Multiplying a subgroup on the left by an element of the group creates a left coset. Multiplying a subgroup on the right by an element of the group creates a right coset. Now we'll look at multiplying something (not necessarily a subgroup) on both the left and the right by an element and its inverse. In other symbols we'll look at elements of the form a • h • a^{1} Group elements of this form are called conjugates. a • h • a^{1} is called the conjugate of h by a. If we consider all the conjugates by a of all the elements of a group G we note the following:
Let's apply our idea of conjugation to our (R^{2}F^{2})repeatedthreetimes [or (F^{2}R^{2})^{3}] process. We found that the (F^{2}R^{2})^{3} process swapped the uf edge cubelet with the df edge cubelet and also swapped the ur edge cubelet with the dr edge cubelet. We also found in the exercise that by using faces other than the F and R faces we could various other pairs of opposite edge cubelets. Now let's perfom a D movement before performing the (F^{2}R^{2})^{3} movement then performing D^{1} afterwards. This gives the conjugate by D of the (F^{2}R^{2})^{3} element. This will swap two pairs of edge cubelets but no longer is two pair of opposite cubelets that are swapped. This idea of using conjugates to create new useful processes from old useful processes is standard in cubology and we'll find it useful in creating a plan for solving the cube in the next chapter.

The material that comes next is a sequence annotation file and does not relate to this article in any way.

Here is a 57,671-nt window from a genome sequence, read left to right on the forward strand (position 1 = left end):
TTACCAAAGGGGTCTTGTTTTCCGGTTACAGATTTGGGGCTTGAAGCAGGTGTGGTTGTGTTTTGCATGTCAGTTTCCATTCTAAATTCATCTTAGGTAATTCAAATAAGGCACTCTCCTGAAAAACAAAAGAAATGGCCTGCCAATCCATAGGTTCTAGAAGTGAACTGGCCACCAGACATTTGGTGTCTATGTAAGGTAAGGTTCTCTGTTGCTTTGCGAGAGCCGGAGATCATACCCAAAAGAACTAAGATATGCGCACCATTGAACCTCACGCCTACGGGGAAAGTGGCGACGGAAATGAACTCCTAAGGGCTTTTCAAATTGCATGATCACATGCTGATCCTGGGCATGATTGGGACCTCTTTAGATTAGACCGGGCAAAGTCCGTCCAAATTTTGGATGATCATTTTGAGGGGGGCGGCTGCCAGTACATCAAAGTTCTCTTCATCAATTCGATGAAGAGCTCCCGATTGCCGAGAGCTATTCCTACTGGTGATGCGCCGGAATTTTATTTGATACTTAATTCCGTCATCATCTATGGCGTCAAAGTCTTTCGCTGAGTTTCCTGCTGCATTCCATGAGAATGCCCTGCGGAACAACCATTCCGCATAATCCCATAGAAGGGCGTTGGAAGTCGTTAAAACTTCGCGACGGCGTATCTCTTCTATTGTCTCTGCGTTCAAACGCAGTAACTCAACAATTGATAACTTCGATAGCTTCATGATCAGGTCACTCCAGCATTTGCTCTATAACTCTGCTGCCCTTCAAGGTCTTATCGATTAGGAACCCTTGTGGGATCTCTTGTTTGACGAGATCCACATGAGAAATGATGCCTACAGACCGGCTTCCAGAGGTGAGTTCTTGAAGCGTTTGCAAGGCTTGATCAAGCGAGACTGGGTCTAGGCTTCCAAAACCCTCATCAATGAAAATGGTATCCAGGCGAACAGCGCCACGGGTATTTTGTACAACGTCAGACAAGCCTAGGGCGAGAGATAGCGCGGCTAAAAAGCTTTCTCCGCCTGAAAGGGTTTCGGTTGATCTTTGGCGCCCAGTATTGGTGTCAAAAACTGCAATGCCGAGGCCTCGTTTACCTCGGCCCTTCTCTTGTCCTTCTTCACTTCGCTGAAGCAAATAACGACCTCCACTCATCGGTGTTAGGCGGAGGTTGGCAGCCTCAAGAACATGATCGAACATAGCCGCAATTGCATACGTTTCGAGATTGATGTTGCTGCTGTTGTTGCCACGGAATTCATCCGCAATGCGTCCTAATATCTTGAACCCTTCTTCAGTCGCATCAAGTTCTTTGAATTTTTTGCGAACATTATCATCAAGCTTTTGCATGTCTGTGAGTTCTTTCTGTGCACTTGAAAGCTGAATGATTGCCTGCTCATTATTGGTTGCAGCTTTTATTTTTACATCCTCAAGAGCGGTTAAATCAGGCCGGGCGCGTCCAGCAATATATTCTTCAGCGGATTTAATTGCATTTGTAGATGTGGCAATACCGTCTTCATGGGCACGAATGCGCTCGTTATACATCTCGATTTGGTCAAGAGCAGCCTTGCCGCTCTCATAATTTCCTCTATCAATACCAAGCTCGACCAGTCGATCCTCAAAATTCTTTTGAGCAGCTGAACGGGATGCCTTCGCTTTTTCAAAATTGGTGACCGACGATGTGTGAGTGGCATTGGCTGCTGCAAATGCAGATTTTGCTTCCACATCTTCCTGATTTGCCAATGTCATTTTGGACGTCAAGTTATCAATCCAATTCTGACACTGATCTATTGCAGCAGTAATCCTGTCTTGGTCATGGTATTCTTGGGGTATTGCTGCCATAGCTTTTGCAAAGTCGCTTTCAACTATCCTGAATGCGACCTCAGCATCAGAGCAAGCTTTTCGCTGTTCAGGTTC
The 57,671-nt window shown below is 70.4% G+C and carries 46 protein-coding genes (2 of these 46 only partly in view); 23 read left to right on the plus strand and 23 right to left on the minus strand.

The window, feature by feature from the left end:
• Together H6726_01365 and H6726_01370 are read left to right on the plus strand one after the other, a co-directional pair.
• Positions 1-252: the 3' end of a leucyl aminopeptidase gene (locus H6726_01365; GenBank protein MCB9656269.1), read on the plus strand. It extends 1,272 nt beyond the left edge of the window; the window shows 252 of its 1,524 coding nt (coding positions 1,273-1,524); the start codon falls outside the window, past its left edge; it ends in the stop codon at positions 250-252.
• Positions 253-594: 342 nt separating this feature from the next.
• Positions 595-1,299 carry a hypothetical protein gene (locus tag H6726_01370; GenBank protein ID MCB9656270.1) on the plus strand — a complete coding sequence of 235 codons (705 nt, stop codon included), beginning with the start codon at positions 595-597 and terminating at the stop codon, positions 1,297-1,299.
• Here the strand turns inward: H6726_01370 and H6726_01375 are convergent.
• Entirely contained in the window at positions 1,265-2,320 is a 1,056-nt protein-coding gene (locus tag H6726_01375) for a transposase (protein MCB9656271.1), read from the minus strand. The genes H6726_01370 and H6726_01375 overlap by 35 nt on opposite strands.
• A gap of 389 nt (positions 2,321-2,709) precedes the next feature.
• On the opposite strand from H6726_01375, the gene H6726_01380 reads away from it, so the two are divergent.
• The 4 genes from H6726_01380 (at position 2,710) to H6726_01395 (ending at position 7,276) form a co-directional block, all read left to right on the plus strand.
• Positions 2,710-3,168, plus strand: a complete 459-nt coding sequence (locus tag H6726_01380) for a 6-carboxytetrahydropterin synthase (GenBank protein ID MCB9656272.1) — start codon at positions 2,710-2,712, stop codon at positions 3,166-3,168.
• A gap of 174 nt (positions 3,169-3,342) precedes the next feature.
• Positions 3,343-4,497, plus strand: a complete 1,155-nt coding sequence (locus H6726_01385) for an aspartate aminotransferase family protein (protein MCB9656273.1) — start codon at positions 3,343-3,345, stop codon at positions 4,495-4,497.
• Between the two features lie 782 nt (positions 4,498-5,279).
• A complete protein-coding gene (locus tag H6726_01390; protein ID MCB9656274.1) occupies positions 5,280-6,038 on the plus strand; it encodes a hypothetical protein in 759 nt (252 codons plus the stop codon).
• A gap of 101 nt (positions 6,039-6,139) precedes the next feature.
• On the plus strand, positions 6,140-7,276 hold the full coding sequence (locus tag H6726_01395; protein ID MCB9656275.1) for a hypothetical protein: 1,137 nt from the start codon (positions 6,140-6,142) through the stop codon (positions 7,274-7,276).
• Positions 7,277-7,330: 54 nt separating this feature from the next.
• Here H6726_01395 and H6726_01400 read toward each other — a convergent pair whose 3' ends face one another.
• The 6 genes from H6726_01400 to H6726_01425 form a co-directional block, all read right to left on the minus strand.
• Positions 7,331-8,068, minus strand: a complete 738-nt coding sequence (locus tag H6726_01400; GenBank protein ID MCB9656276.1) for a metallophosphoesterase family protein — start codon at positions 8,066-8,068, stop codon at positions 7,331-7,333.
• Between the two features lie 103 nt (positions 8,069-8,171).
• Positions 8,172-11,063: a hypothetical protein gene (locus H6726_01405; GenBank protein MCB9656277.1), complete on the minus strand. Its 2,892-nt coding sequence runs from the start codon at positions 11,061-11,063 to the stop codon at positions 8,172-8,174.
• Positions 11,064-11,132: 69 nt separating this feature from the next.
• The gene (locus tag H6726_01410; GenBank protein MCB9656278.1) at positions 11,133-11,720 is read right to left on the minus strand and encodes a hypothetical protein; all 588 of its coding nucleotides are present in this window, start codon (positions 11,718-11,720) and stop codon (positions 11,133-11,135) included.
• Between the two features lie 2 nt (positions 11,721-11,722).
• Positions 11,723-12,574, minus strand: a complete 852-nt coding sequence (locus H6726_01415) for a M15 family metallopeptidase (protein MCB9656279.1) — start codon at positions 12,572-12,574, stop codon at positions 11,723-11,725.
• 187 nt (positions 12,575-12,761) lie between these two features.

The (FRBL) ["furball"] subgroup
This is the cyclic subgroup of all processes that are repetitions of (FRBL). A question arises: what is the order of this group? In other words, how many times in a row must you perform the (FRBL) move in order to return to the original position? A little experimenting together with a little arithmetic gives the answer.
Pick up a cube and begin repeating the process (FRBL) over and over. One of the first things you notice will be that after 5 repetitions (20 total moves) the top four edge cubelets come back to their original positions. Also after 3 repetitions (12 total moves) the top four corner cubelets come back to their original positions. This means that after 5, 10, 15 repetitions etc. (20, 40, 60 moves etc.) the top edges will come back into place again. Also after 3, 6, 9, 12 repetitions etc. (12, 24, 36, 48, moves etc.) the top corners will come back again. Thus after exactly 15 repetitions (60 moves) of the (FRBL) process the top layer of the cube will be restored. This is because 15 is the smallest multiple of both 5 and 3  the least common multiple.